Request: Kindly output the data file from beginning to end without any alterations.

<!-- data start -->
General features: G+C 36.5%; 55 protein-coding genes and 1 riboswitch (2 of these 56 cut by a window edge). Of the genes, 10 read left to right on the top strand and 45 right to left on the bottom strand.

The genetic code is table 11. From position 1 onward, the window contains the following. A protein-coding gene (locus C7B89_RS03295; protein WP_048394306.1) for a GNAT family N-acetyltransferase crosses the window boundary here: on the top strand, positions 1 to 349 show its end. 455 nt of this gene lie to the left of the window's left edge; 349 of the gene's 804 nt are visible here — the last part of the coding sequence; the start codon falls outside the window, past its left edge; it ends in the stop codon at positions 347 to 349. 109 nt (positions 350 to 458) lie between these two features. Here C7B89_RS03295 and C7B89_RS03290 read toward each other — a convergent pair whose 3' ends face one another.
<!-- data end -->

General features: G+C 36.5%; 55 protein-coding genes and 1 riboswitch (2 of these 56 cut by a window edge). Of the genes, 10 read left to right on the top strand and 45 right to left on the bottom strand.

The genetic code is table 11. From position 1 onward, the window contains the following. A protein-coding gene (locus C7B89_RS03295; protein WP_048394306.1) for a GNAT family N-acetyltransferase crosses the window boundary here: on the top strand, positions 1 to 349 show its end. 455 nt of this gene lie to the left of the window's left edge; 349 of the gene's 804 nt are visible here — the last part of the coding sequence; the start codon falls outside the window, past its left edge; it ends in the stop codon at positions 347 to 349. 109 nt (positions 350 to 458) lie between these two features. Here C7B89_RS03295 and C7B89_RS03290 read toward each other — a convergent pair whose 3' ends face one another.